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Saturday, January 30, 2010


Most of you already know that Angelina Jolie in 2002 adopted Maddox in Cambodia. He is now 8 years old. She made Tomb Raiders here and a tree at Ta Prom has been given both the movie's and her name.

Many of you are familiar with King Norodom Sihanouk, Pol Pot and the Killing Fields. I’ve never quite understood what was happening in Cambodia, but you need to be there to get closer to the truth. Those Wikipedia and BBC articles don't quite report the reality. The following is my analysis of what affected the state of affairs in this part of the world. I don’t remember ever reading much of the following, most coming from the mouths of the people here.

The Cambodian people don’t trust Viet Nam, China and Russia. They “like” America. If this doesn't floor you, the rest will.

The Cambodian government is essentially communism, about the same as Viet Nam. They vote, and there are 30 parties, but the winners are always as dictated. Keep in mind that we are talking about two totally different points of view: the official party position and the hearts/minds of the masses.

Here is the difficult part to accept. They (meaning the people) believe there was a Chinese conspiracy to take over Asia, although, with the end of the Cold War, this might not today be true.

Pol Pot was, ethnically, a Chinese Han, something rarely mentioned in any article. How he gained authority in Cambodia, his birth country, is incredible. However, according to local beliefs, he eagerly took on the leadership role, orchestrated by China, to eliminate Cambodians, thus, the Killing Fields. This was a first step (yes, there was a domino plan), for China to replace the population of Indochina (not including Indonesia, for the present), with Chinese Han, as an initial step to take over the world. What is happening in western China is just another example of this strategy.

Let me stop here, for I've said a lot. Let the above the sink in and appreciate what happened in Cambodia over the past few decades, for there has been a kind of resurrection, in that some element of stability has actually occurred in this society. If you always wondered why a Pol Pot could so maliciously eliminate millions (anywhere from 200,000 to 3 million, depending on who you ask--hint, it is, really, on the higher end), now, you can barely comprehend the reason.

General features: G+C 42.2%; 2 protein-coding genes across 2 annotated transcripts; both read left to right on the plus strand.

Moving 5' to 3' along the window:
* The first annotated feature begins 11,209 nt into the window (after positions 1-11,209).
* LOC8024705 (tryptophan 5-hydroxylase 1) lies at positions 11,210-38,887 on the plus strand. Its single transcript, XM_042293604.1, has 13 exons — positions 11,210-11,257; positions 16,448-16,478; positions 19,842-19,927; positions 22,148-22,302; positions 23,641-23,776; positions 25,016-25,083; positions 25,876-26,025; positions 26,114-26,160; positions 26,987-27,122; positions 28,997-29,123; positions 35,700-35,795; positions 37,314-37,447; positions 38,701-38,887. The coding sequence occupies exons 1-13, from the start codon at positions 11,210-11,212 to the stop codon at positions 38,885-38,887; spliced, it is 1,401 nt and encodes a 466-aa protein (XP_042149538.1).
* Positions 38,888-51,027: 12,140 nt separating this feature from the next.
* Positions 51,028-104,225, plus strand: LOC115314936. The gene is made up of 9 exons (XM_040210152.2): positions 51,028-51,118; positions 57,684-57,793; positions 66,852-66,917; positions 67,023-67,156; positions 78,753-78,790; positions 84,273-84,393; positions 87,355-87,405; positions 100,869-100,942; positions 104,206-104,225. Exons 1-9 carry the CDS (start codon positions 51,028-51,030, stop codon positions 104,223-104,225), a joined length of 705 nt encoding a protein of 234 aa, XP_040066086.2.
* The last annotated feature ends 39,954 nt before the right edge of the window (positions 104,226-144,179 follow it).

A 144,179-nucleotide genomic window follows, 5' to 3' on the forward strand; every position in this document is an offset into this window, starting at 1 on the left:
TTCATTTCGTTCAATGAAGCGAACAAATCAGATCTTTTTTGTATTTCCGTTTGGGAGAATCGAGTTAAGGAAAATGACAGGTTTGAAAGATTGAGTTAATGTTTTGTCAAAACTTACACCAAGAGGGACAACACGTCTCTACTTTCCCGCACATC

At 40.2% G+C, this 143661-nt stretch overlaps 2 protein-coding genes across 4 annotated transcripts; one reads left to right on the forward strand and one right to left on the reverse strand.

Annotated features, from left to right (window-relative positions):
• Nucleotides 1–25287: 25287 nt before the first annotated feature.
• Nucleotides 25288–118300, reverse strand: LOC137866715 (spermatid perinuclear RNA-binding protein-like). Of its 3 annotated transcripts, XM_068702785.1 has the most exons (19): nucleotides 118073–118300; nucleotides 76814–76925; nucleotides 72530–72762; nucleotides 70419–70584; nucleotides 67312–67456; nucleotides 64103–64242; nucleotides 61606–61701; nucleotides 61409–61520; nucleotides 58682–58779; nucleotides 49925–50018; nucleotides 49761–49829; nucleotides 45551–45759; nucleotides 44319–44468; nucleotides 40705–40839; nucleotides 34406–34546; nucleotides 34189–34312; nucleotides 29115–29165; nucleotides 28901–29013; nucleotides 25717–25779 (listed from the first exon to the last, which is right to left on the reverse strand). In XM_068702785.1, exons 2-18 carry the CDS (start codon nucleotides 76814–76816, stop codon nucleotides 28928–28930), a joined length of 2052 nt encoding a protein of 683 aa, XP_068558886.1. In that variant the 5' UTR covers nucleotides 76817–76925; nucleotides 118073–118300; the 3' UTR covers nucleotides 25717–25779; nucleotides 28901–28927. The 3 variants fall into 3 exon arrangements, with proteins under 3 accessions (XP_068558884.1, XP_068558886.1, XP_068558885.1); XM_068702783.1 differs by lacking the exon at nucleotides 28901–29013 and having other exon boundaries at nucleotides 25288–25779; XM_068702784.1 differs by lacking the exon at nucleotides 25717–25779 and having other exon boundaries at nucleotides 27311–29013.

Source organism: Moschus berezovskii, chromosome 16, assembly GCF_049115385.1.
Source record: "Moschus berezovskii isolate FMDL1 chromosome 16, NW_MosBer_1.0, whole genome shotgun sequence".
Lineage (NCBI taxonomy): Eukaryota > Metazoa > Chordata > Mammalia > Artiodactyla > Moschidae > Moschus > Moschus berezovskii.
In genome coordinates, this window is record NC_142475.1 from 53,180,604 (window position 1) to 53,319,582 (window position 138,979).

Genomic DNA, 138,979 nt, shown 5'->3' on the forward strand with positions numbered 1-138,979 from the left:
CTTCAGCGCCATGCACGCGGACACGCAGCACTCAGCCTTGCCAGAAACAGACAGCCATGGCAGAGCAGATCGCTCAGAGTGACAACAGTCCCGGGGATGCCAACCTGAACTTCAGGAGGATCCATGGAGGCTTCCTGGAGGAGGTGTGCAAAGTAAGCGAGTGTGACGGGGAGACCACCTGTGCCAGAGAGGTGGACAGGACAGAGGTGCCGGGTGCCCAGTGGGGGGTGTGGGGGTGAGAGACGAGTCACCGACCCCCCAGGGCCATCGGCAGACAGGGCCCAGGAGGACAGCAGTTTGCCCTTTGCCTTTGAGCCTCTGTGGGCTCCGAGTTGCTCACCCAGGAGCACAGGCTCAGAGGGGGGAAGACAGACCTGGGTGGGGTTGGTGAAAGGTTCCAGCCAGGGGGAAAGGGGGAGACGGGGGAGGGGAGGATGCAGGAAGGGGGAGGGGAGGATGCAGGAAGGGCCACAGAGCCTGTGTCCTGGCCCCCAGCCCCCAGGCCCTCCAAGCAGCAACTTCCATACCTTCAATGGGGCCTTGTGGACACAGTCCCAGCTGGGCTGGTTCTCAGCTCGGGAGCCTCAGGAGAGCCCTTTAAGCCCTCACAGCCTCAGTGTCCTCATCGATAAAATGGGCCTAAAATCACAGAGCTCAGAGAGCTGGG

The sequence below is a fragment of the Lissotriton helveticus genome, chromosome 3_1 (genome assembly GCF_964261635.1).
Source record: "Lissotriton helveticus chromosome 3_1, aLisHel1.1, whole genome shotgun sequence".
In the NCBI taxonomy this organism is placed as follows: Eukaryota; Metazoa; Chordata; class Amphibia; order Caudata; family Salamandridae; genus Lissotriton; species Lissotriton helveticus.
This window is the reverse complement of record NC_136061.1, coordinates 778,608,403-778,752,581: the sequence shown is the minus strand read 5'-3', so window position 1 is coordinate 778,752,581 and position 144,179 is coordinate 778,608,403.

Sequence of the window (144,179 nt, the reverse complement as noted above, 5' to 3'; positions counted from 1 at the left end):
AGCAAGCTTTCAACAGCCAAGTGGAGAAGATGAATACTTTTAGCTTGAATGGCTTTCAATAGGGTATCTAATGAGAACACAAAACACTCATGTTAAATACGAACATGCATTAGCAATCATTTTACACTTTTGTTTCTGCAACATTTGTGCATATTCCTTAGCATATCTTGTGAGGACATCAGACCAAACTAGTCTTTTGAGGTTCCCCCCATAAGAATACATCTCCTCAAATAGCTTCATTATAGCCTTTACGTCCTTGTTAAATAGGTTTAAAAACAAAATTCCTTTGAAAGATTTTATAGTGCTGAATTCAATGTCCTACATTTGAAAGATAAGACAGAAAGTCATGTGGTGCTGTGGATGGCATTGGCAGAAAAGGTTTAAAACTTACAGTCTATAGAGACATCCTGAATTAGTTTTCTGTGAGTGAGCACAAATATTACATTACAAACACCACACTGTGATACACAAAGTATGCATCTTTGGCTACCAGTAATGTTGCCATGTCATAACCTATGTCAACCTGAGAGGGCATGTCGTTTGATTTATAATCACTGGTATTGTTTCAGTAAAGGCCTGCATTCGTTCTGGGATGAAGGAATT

In a way, this hypothetical Chinese strategy (again, not necessarily today, but you got to wonder), is not much different from America to democratize the world, for my chapter 1 of SIMPLE SOLUTIONS for Humanity, courtesy of Professor Rudy Rummel, reported that, over the past two centuries, no two democracies have ever fought a major war against each other. Thus a possible Chinese strategy to have only Chinese was, certainly, one way to attain world peace.

The world has changed, and such a monumental and irrational policy cannot today be real. However, much of the above reasonably well explains what happened in Cambodia over the past few decades. Amen.

In passing, Ta Prohm was my favorite temple (over Angkor Wat) and Bayon was okay. Tomorrow, the Chiang Mai Four Seasons, an oasis compared to the Raffles in Siem Reap. Oh, I should also add that they accept the US dollar in Cambodia, so don't bother exchanging money. I found my visit to Cambodia fascinating!

At Raffles Le Grande, dinner with Steve (former political science professor at the University of California, Berkeley) and Patricia Weiner, with Curtis Lee and a bottle of Chateau Margaux.


Read the right column for the Dow Jones Industrials and price of oil, which is sliding awfully close to $70/barrel.



Anonymous said...

Ask the current people of Tibet if the Cambodian's Han Chinese hegemony idea was off the mark...

Patrick Kenji Takahashi said...

Thank you for bringing me up to date, for you are absolutely right. I'm now in Chiang Mai and can be a tad braver about my attitude. I mostly danced around the obvious just in case anyone in these communistic governments actually took my blog too seriously.